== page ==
The drive up State Street on Route 79 from downtown Ithaca is easy and the vineyard sits strategically atop the hill. It is well marked and has ample parking. The tasting room is located within a rustic barn-like structure and the theme is continued to the tasting area inside. The windows of the tasting room overlook the six acres of vineyards which slope down the hill. It is a beautiful and peaceful location. Despite the cool day and early springtime scene, the view was absolutely stunning and I imagine that the back deck provides a great area to sip wine on a sultry summer afternoon.
Six Mile Creek Back Deck

We were met immediately upon entering the tasting room. Allison, our tasting hostess was very knowledgeable about the vineyard and the wines which we tasted. The vineyard was tasting 14 wines including 5 whites, 5 reds, 1 rose, and 3 sweeter style wines. The $3 tasting fee is very reasonable and we did not feel rushed during our tastings. As an added benefit, the vineyard also has 6 spirits available for tasting for an additional small fee. 
The Vineyards Ready for Growing Season

The whites are grown on the estate, for the most part, while the reds are sourced principally from other vineyards along Cayuga and Seneca Lakes. 

The wines were tasting very nicely. The whites, as a group, possessed nice subtle tones with desired fruitiness for the varietals. The whites are Riesling  Chardonnay, Cayuga, and Seyval Blanc. The 2012 Chardonnay and the Ithaca White were the best of the whites in my mind. The Ithaca White is a blend of Cayuga and Chardonnay. I felt the Ithaca White would be a great "sitting around the pool on a hot summer afternoon" wine.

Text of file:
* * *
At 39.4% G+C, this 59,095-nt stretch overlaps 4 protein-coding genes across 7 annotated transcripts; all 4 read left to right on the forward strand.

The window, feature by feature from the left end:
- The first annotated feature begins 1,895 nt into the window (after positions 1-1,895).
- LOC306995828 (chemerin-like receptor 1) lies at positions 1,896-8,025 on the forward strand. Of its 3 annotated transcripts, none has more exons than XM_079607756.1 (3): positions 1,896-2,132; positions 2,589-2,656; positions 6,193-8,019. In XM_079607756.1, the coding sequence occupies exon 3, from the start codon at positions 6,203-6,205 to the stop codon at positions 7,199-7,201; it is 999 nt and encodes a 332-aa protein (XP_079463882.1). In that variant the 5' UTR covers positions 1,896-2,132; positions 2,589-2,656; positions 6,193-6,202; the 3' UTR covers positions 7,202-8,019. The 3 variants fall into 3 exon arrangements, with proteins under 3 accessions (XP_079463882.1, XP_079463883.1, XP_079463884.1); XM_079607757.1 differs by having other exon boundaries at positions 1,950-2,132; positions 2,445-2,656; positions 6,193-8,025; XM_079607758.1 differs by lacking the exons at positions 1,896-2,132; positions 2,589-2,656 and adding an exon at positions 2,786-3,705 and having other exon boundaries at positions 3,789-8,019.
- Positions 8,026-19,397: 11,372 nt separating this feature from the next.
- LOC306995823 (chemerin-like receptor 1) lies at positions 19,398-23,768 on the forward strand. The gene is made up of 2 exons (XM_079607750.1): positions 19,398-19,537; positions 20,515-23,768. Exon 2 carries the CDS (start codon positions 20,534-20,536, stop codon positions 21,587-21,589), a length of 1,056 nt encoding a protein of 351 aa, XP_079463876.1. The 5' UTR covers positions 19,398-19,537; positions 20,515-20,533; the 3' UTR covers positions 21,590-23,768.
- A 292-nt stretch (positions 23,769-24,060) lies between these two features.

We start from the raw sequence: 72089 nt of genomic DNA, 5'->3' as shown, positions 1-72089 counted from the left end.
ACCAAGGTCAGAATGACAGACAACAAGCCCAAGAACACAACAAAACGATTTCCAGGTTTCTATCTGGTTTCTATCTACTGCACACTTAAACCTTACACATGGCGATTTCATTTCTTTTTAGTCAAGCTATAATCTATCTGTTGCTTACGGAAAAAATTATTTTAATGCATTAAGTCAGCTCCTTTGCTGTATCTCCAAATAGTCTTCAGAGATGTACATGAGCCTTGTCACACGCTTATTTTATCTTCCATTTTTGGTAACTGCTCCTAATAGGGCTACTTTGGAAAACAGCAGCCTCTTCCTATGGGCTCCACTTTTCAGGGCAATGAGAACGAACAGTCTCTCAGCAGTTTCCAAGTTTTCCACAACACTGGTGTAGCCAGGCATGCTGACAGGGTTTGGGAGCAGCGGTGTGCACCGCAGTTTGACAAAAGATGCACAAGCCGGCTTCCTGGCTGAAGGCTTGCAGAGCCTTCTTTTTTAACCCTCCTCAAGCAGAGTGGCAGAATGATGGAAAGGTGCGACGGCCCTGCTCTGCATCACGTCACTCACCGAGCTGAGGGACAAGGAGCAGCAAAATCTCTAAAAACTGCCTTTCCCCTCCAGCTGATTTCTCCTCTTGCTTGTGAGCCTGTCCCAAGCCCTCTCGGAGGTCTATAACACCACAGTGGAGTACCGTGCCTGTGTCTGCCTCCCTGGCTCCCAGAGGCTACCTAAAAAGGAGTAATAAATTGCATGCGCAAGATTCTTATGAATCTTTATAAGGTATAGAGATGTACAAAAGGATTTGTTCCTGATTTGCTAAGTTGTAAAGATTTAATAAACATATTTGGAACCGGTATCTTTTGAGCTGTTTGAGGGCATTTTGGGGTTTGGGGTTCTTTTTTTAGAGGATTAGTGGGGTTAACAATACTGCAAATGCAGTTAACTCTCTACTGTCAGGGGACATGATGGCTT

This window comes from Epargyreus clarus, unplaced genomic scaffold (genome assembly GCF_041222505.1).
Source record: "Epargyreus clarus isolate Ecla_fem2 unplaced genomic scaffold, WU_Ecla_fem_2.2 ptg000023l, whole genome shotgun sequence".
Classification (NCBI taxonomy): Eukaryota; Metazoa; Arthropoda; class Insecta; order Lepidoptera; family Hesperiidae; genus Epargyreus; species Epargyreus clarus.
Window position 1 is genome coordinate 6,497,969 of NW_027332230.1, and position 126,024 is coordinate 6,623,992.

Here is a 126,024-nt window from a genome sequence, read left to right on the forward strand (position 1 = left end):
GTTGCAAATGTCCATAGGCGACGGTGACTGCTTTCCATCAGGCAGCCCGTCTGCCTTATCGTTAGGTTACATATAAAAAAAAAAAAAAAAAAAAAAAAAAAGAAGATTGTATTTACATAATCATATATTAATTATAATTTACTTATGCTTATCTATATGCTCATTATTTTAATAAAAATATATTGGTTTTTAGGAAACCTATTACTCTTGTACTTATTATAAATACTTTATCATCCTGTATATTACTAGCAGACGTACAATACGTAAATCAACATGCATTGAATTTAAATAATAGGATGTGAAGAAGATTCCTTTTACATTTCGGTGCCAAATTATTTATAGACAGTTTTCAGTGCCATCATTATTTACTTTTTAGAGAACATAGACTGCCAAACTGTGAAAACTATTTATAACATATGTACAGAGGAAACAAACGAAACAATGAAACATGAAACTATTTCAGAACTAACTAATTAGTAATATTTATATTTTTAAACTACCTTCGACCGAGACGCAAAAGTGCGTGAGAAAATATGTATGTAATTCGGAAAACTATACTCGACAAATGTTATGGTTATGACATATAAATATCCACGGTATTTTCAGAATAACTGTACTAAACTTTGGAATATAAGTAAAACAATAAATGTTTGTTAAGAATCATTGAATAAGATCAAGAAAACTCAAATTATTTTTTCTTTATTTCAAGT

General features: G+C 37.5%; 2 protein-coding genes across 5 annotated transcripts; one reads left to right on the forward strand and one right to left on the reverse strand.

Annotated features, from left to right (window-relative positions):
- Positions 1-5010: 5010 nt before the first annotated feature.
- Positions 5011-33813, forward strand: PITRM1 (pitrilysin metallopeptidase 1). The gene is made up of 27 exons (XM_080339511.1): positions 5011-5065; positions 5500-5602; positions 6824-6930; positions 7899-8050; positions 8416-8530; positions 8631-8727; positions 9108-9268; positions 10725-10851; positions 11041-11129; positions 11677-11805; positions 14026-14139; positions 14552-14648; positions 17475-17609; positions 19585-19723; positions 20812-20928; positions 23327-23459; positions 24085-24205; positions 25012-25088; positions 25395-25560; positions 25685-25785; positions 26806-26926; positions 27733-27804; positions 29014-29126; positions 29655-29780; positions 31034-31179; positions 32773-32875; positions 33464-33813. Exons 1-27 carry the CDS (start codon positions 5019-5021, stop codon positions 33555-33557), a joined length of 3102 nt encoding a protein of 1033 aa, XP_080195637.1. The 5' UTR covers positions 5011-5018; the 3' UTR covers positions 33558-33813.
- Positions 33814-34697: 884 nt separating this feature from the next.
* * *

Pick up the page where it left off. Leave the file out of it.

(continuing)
Party and Reception Pavilion
I was pleasantly surprised by the red wines I tasted. New York is principally defined by white wines, but there is  continual work to develop and produce solid red wines. The Ithaca Red is a light and fruity blend which should appeal to many wine drinkers especially given its $10.99 price. The varietals included a 2011 Pinot Noir, 2011 Merlot, and 2012 Cabernet Franc. The vineyard also uses Cabernet Sauvignon and Marechal Foch in some of their blends. I was impressed by the Pinot Noir which is notoriously difficult to grow especially in the wildly changeable upstate New York weather during the growing season. The Cabernet Franc was tasting very nicely. It reminded me of a Syrah with its deep color and spicy tones. I found their Meritage, the 2012 Quintessence which is a blend of Cabernet Franc, Merlot, and Cabernet Sauvignon; was a very enjoyable blend with deep color, and nice flavors of plum, and a bit of pepper with pleasing tannins.

RECOMMENDATION: Take some time out of your day and visit this vineyard. If you are traveling the Finger Lakes Wine Trails, don't forget this vineyard--it is off the beaten path, but nicely located near Ithaca right along Route 79, the major highway to the nearest interstate, I-81. This vineyard definitely needs to be on your Finger Lakes visit list.

-- Bob and Christina Doan, Elkridge, MD

Monday, April 14, 2014

Waiting at the Airport

Vino Volo - BWI Airport Concourse A
Air travel has become the ultimate waiting game. I arrive at the airport early to ensure that I am through security before my departure only to have more than enough time to get bored waiting. What to do?

Drink wine!  And not cheap wine.

As I am writing this I am waiting in the Denver United Club West for my now over an hour delayed flight.